Claudia Arndt joined the Sustainable Livestock Systems Program as Senior Scientist and Co-leader of the Mazingira Centre in March 2021 and became Leader of the Mazigira Centre in May 2022. Previously, she has been working as Associate Scientist on sustainable livestock systems at the National Agrarian University La Molina in Peru. Prior to that she worked at the Tropical Agricultural Research and Higher Education Center (Spanish acronym CATIE) in Costa Rica. She was the on-the-ground coordinator of an international project called "Sustainable futures for the Costa Rica dairy sector: Optimizing environmental and economic outcomes” (SusCoRiDa) led by Bangor University in collaboration with Rothamsted Research. Before that she worked at the Environmental Defense Fund, a nonprofit environmental advocacy group in the US. Her research focuses on optimizing nutrient utilization efficiency to reduce the use of natural resources and environmental impact from livestock systems. She holds a PhD in Dairy Science from the University of Wisconsin - Madison (USA) and a MSc in Livestock Sciences as well as a BSc in Agricultural Sciences and Environmental Management from the Justus Liebig University of Giessen, Germany.

Oualyou W. S. Ouermi is a research engineer in animal production systems at Institut de l'Environnement et de Recherches Agricoles, Burkina-Faso. He holds a diploma in agricultural engineering with an animal production option from the Ecole Nationale Supérieur d'Agriculture de Thiès (Senegal) and a master's degree in integrated natural resource management with an animal nutrition option from the Université Nazi Boni de Bobo Dioulasso, Burkina Faso. His work focuses on the formulation of efficient and sustainable feed rations in order to improve livestock productivity and reduce the impact of livestock on the environment. He is currently completing his PhD at the Nazi Boni University of Bobo Dioulasso, Burkina Faso, and is working on the determination of nutritional requirements of small ruminants of local breeds in Africa.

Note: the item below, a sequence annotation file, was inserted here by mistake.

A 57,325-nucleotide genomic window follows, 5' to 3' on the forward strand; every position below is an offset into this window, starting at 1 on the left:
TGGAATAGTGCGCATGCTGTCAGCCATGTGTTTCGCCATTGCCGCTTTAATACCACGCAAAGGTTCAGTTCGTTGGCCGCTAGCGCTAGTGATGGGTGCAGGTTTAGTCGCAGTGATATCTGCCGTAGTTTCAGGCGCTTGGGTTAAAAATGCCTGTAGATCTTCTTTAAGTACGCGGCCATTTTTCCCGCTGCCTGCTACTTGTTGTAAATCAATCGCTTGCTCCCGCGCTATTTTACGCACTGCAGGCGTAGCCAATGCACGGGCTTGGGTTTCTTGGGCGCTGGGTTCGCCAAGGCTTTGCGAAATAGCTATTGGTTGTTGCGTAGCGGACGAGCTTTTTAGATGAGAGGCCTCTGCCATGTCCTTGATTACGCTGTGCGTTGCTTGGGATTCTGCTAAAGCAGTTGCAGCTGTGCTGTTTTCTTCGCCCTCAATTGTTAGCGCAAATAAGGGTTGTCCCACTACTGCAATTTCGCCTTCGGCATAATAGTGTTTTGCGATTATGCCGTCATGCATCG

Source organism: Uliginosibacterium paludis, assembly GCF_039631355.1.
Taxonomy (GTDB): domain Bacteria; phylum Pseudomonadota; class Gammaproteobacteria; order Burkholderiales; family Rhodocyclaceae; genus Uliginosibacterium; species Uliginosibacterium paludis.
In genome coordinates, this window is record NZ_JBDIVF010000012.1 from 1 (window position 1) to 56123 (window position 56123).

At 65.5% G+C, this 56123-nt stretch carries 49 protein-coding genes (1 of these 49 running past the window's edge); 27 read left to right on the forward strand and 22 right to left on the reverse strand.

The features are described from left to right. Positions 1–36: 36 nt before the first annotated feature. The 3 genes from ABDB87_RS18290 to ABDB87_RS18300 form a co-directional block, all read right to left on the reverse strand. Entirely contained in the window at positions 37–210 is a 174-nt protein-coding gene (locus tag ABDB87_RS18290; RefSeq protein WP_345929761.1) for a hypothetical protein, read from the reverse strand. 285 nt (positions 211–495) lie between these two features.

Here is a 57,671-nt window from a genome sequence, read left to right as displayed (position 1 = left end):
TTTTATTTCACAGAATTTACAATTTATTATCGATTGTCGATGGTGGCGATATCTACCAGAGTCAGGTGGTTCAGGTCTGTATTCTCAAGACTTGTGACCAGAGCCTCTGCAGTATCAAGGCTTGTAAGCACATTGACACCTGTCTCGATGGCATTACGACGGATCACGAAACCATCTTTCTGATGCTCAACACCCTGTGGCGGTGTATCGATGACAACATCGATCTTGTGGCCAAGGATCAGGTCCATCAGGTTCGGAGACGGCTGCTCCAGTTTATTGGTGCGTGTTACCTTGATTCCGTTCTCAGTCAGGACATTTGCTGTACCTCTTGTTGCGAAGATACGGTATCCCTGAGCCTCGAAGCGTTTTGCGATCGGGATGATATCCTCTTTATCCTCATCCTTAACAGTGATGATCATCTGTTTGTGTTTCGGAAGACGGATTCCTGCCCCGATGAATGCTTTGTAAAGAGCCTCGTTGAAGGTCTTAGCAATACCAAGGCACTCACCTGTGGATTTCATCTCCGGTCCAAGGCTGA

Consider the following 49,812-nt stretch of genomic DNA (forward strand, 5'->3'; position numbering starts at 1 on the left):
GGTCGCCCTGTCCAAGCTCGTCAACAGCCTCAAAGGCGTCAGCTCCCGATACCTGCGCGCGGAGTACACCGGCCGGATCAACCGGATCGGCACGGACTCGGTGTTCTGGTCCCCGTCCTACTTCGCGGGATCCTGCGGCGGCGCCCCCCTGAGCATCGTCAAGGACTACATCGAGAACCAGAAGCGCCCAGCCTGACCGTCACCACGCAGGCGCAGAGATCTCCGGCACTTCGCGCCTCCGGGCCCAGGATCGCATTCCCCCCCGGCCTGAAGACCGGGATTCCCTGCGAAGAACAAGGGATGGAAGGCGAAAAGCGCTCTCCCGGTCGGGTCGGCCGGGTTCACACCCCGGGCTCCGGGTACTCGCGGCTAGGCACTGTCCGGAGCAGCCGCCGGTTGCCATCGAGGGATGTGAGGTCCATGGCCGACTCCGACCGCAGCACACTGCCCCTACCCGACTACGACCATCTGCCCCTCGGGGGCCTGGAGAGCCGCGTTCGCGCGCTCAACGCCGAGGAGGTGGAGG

Padmakumar Varijakshapanicker has been working with the International Livestock Research Institute (ILRI) since 2009 and is currently managing the Asia hub of the Feed the Future Innovation Lab for Livestock System, an initiative of US Government implemented by University of Florida and ILRI. He is also the Acting Head of ILRI’s NIRS Feed Technology Platform at Patancheru, Hyderabad, India. Padmakumar is a post-graduate in Tropical Animal Production and Health and graduated from the Centre for Tropical Veterinary Medicine, University of Edinburgh, U.K.  He has been working in the livestock sector for more than three decades and brings with him impressive research for development experience in developing countries including India, Nepal and Cambodia.

Feed the Future Innovation Lab for Livestock Systems is part of Feed the Future

This work was funded in whole or part by the United States Agency for International Development (USAID) Bureau for Resilience, Environment and Food Security under Agreement # AID-OAA-L-15-00003 as part of Feed the Future Innovation Lab for Livestock Systems. Additional funding was received from Bill & Melinda Gates Foundation OPP#060115.  Any opinions, findings, conclusions, or recommendations expressed here are those of the authors alone.